For years, Germany has been fretting about an ongoing migration of youth from east to west. Young women, especially, have been turning their backs on the region in droves and politicians have proved powerless to stop them.
Until now. The mayor of the eastern German town of Freital -- population just under 40,000 -- suddenly has 50 letters on his desk from women living in western Germany who would like to relocate to his town.
His secret? Money. Earlier this year -- following a May study indicating that many more women were leaving the region than men -- Mayor Klaus Mättig said that one should offer women from Germany's west €2,000 ($2,791) if they were willing to sign a three-year lease on an apartment in Freital. The comment made it into the local newspaper and, before long, the letters began landing on his desk.
"I never expected such a response," he told SPIEGEL ONLINE.
The response was especially unexpected because Mättig's offer was only half serious. Freital, after all, has not been overly hit by the mass movement westwards and, as the mayor says, "it's not like there aren't any women on the streets here or that there are only singles wandering around." It is also unclear whether the Freital electorate would even put up with such an offer. They aren't getting paid to stay, after all.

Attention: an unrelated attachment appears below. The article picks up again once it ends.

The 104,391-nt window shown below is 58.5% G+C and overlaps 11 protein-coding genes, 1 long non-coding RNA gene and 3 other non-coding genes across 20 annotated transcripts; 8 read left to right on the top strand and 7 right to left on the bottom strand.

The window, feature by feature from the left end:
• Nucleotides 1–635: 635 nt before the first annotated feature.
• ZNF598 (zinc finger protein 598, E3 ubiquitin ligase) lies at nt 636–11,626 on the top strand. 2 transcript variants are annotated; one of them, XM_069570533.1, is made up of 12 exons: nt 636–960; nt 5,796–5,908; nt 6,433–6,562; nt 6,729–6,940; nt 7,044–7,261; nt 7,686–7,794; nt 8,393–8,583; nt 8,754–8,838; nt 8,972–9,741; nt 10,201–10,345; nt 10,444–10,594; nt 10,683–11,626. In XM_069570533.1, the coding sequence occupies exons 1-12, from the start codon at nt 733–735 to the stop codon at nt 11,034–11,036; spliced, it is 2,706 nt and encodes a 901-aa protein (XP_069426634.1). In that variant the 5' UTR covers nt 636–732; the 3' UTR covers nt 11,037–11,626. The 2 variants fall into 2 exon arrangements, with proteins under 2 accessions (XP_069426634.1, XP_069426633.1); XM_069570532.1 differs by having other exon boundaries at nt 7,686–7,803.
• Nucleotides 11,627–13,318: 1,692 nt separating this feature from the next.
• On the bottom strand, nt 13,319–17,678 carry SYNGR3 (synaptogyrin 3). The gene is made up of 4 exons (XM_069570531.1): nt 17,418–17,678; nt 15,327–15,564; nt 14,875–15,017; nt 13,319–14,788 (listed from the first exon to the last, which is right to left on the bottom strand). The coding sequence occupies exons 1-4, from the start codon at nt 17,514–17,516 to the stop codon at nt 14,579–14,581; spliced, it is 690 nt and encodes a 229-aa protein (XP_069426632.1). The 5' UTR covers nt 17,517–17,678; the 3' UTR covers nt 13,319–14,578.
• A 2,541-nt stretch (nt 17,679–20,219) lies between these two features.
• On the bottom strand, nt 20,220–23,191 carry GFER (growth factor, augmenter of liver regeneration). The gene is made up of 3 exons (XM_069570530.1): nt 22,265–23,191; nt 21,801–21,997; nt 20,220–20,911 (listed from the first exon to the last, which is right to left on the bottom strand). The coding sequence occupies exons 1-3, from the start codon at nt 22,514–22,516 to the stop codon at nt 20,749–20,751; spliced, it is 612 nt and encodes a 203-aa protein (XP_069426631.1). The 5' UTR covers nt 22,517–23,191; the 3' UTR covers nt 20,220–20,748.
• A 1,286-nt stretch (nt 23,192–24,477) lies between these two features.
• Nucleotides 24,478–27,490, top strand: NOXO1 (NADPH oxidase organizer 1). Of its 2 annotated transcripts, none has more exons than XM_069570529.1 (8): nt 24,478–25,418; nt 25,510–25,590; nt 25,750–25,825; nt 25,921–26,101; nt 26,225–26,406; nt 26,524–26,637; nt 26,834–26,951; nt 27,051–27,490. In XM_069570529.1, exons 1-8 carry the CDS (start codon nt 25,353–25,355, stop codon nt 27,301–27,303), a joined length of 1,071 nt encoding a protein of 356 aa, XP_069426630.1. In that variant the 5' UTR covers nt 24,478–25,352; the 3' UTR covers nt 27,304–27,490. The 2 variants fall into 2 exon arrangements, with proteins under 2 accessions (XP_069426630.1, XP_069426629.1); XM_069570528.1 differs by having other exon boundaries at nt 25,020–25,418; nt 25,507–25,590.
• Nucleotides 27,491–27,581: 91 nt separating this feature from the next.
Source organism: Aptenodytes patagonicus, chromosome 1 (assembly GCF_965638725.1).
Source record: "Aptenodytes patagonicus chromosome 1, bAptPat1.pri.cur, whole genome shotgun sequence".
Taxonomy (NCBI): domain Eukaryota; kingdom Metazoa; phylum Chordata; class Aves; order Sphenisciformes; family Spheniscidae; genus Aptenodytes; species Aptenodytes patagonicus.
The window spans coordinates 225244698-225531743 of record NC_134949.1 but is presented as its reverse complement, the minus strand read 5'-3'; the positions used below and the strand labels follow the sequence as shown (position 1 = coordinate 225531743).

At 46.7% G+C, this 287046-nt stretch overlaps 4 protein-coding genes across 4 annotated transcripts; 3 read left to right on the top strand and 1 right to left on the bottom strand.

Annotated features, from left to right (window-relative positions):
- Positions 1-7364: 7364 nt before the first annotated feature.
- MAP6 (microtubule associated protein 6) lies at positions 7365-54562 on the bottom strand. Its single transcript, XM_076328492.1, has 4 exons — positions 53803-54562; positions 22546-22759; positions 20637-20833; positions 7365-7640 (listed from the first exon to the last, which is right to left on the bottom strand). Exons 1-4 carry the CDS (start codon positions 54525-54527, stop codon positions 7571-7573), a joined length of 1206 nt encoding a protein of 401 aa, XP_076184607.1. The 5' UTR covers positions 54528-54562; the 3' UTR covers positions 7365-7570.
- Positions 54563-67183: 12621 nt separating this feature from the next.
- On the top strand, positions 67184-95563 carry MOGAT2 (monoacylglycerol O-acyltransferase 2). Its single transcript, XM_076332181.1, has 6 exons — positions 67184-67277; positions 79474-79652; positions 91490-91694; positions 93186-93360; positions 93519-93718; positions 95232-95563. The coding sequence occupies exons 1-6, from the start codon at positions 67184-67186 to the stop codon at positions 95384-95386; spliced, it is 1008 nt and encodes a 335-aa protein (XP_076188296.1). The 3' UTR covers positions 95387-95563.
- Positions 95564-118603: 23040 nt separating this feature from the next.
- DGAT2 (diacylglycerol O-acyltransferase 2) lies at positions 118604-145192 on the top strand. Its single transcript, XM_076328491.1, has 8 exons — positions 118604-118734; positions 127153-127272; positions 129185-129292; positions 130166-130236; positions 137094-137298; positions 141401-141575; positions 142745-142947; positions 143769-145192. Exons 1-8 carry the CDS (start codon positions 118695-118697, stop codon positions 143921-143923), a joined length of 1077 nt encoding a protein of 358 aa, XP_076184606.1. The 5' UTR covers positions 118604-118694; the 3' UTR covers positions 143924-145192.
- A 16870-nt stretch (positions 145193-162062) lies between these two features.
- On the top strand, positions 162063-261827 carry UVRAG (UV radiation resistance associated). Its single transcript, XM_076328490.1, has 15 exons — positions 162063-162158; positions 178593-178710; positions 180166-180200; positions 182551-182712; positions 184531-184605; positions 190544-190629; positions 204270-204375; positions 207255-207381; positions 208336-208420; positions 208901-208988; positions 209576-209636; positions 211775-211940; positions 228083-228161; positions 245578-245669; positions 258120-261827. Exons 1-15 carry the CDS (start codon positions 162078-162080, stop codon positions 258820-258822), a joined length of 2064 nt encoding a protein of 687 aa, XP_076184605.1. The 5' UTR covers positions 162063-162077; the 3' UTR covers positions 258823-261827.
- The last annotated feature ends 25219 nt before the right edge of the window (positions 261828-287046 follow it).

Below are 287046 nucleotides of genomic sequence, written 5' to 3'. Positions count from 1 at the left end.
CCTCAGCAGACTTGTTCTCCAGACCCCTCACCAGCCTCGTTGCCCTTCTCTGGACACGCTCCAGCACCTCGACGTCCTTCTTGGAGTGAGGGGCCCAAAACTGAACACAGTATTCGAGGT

Still, Mättig's offer is yet another in a series of ideas aimed at slowing down the depopulation of eastern Germany, which has seen 1.5 million leave since 1990 largely due to a lack of jobs. Wolfgang Tiefensee, the Berlin minister responsible for eastern German development, even suggested that, to keep women from leaving, the state might consider setting up mobile libraries to drive around the countryside.
And according to the study by the Berlin Institute for Population and Development, it is a question that needs to be answered sooner rather than later. The growing lack of women is leading to rising frustration among the men who remain, driving many of them into the arms of the neo-Nazis, the study concluded.
Even if Mättig's offer never actually comes to pass, he may nevertheless be on to something. Many of the letters he received were from former eastern Germans who were dissatisfied with their new lives in the West. "I want to come back as soon as possible," one wrote. "When one leaves their home, it doesn't automatically mean that everything will be better," penned another.
The letters, though, have also made Mättig take his own idea more seriously. He has responded to every one of the inquiries received, explaining that the initiative has yet to be passed.
"But," he says, "we are going to keep the idea in mind and will take a closer look at it here at city hall."
With reporting from Barbara Hans